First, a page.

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Minister of Finance Bill Morneau, seen here on Parliament Hill in Ottawa on Aug. 17, 2020, has stepped down as both finance minister and as an MP.

Justin Tang/The Canadian Press

If Justin Trudeau believes that Bill Morneau’s resignation is an opportunity as well as a problem, he should think again. The political crisis of this resignation threatens to negate the Liberal government’s achievements in guiding the country through the COVID-19 pandemic.

And it shows the Liberal Party at its very worst: a cabal of political and financial elites squabbling among themselves when they should be serving the people. There will be a new Conservative leader in a week. Whoever it is has just been handed a political gift.

Mr. Morneau said he was stepping down, both as finance minister and as an MP, because he had never intended to serve more than two terms, and because he was putting his name forward to be secretary-general of the Organization for Economic Co-operation and Development.

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Baloney.

Finance Minister Bill Morneau resigns amid reports of tension with Trudeau

At the helm of the treasury, Bill Morneau has been left hanging

No finance minister would abandon their post during the greatest financial crisis of our lifetime, unless they were pushed or felt they had no choice.

And even if Mr. Morneau did want the OECD job so eagerly, there was no reason to immediately resign his seat, forcing a by-election.

There can only be two reasons to flee Ottawa so suddenly: Either he no longer enjoyed the Prime Minister’s full confidence, or the Prime Minister no longer enjoyed his.

Mr. Morneau’s forgetting to reimburse WE Charity for $41,000 in travel costs made him the subject of yet another ethics investigation. (The first involved neglecting to mention that his assets included a villa in France.)

That indiscretion magnified the WE Charity imbroglio, and could have been grounds for his dismissal. But since Mr. Trudeau is also being investigated by the Ethics Commissioner over WE, that would have been awkward.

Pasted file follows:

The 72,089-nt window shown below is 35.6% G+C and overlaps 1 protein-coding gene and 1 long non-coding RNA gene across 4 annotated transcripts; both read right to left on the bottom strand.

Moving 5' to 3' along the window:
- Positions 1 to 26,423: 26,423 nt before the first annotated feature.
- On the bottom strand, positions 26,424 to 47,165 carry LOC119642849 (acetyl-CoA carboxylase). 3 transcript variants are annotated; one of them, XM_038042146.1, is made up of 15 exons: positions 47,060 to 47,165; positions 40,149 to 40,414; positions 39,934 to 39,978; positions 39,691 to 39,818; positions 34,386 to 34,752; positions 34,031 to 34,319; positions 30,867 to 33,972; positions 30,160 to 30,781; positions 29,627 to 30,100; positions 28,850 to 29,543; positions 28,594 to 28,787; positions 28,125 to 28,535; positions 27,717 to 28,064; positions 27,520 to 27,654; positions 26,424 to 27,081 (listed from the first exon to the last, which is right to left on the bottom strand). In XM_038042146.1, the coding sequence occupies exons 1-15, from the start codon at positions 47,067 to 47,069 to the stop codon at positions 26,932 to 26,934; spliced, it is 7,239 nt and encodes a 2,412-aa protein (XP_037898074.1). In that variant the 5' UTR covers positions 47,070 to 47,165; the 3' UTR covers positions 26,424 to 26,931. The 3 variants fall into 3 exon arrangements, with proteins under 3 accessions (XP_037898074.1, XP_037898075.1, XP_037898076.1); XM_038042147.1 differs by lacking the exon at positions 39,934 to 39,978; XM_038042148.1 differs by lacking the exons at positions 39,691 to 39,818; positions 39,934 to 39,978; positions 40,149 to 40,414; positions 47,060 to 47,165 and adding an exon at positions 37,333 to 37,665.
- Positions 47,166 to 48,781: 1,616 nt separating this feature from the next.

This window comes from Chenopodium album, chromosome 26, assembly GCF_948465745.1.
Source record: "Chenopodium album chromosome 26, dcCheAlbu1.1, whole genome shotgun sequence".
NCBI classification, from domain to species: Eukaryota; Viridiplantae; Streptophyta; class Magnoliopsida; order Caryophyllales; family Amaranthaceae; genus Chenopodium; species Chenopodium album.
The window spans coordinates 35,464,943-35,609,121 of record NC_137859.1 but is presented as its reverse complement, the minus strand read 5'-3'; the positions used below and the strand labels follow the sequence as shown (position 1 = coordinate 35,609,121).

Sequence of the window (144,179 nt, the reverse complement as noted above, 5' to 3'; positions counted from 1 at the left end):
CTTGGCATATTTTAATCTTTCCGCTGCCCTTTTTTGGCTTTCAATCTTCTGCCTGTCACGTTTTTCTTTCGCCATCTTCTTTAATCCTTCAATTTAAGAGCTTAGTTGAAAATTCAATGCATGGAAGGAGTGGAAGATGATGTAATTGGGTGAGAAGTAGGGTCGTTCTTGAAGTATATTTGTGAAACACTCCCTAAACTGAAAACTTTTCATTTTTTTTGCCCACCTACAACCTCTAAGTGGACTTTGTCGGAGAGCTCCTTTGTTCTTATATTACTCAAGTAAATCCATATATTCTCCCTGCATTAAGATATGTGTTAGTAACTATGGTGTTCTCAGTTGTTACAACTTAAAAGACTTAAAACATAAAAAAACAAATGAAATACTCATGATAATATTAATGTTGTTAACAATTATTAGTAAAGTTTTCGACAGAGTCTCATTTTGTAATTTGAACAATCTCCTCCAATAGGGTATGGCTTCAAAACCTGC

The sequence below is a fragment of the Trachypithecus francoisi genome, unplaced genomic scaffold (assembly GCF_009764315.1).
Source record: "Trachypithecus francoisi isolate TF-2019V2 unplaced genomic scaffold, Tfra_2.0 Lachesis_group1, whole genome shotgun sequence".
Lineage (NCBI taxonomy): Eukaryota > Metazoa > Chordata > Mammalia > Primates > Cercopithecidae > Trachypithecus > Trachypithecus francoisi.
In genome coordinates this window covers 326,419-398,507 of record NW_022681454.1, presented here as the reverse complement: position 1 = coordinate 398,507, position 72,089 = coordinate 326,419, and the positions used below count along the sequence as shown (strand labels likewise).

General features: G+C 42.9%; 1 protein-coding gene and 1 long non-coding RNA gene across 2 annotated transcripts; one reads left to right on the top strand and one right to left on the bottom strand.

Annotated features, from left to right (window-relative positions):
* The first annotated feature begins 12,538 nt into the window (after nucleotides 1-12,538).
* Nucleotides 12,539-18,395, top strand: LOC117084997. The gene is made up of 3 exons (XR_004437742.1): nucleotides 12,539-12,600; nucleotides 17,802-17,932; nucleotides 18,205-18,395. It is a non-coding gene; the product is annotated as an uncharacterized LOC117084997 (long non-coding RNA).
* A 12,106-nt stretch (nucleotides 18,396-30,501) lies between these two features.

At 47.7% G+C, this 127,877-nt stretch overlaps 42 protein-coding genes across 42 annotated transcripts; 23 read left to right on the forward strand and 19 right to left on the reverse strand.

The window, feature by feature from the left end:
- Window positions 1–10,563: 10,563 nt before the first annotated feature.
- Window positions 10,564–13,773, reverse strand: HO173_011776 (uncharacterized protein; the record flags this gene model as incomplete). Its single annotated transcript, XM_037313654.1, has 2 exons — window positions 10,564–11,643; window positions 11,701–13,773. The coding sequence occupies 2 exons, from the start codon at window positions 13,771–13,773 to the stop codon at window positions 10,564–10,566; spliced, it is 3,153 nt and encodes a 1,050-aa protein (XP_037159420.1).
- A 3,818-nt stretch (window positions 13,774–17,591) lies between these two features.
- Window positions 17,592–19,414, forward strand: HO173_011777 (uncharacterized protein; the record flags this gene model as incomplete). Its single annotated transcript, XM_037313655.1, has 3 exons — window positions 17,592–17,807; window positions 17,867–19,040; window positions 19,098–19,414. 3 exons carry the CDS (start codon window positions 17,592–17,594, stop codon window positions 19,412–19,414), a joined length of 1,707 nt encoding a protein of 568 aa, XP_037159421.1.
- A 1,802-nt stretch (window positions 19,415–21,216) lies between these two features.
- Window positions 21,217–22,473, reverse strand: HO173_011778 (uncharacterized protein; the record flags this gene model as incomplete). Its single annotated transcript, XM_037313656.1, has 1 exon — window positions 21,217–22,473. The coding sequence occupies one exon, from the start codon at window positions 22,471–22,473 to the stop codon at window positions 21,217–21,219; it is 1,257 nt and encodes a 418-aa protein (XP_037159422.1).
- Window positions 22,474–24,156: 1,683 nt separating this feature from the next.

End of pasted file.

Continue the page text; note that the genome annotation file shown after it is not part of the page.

Instead, back channels told the press that Mr. Trudeau was impatient with Mr. Morneau’s reluctance to Think Big in responding to the pandemic, and to Think Even Bigger in the months ahead.

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Mark Carney, former governor of the banks of Canada and of England, is reportedly advising the PM, another reason for Mr. Morneau’s discomfiture. The Globe’s Kristy Kirkup and Bill Curry report that Mr. Carney won’t be the next finance minister. Will it be Already Minister of Practically Everything Chrystia Freeland, or someone else?

The overwhelming impression is that public support for the federal government’s handling of the pandemic left the Liberals so confident of being re-elected that they fell to fighting amongst themselves over the post-pandemic agenda and who should implement it.

The political fallout will be massive. This Liberal government faces a motion of confidence when Parliament returns, brought by the Bloc Québécois over the WE controversy, which has been given considerably more oxygen by this resignation. It is now virtually unthinkable for the Tories to support the Grits. If the WE affair and the resignation of the finance minister during a financial crisis don’t shake the confidence of the Official Opposition in the government, what would?

Which leaves it up to the NDP. The party isn’t ready for an election. But how could Leader Jagmeet Singh prop up a government in such turmoil? A fall election becomes, if not likely, at least possible.

In some ways, this is like a return to old times, when Pierre Trudeau’s finance minister, John Turner, resigned because he disagreed with the prime minister’s economic priorities in 1975. Forty years of Liberal civil war followed. Trudeau versus Turner. Turner versus Chrétien. Chrétien versus Martin. Dion versus Ignatieff. Ignatieff versus Rae.

“Liberals are more lethal to Liberals than are any competing partisans,” tweeted former principal secretary Gerald Butts, who himself resigned last year. “Canadians have little patience for this stuff in the best of times, and these are not those. Friendly advice to former colleagues: knock it off, unless you miss losing.”

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But Mr. Trudeau does not appear to brook opposition, or even contrary voices. His determination to intervene in the prosecution of the engineering firm SNC-Lavalin cost him two cabinet ministers, Jody Wilson-Raybould and Jane Philpott. And now he has lost his finance minister, prompting the most important question of all.

Why have so many of this government’s most powerful and independent voices been silenced? Could Mr. Trudeau not work with them? Or could they not work with him?

Bill Morneau is resigning as the federal minister of finance and a Liberal MP. Morneau says he is putting his name forward as a candidate to be the next secretary general of the Organization for Economic Co-operation and Development. The Canadian Press

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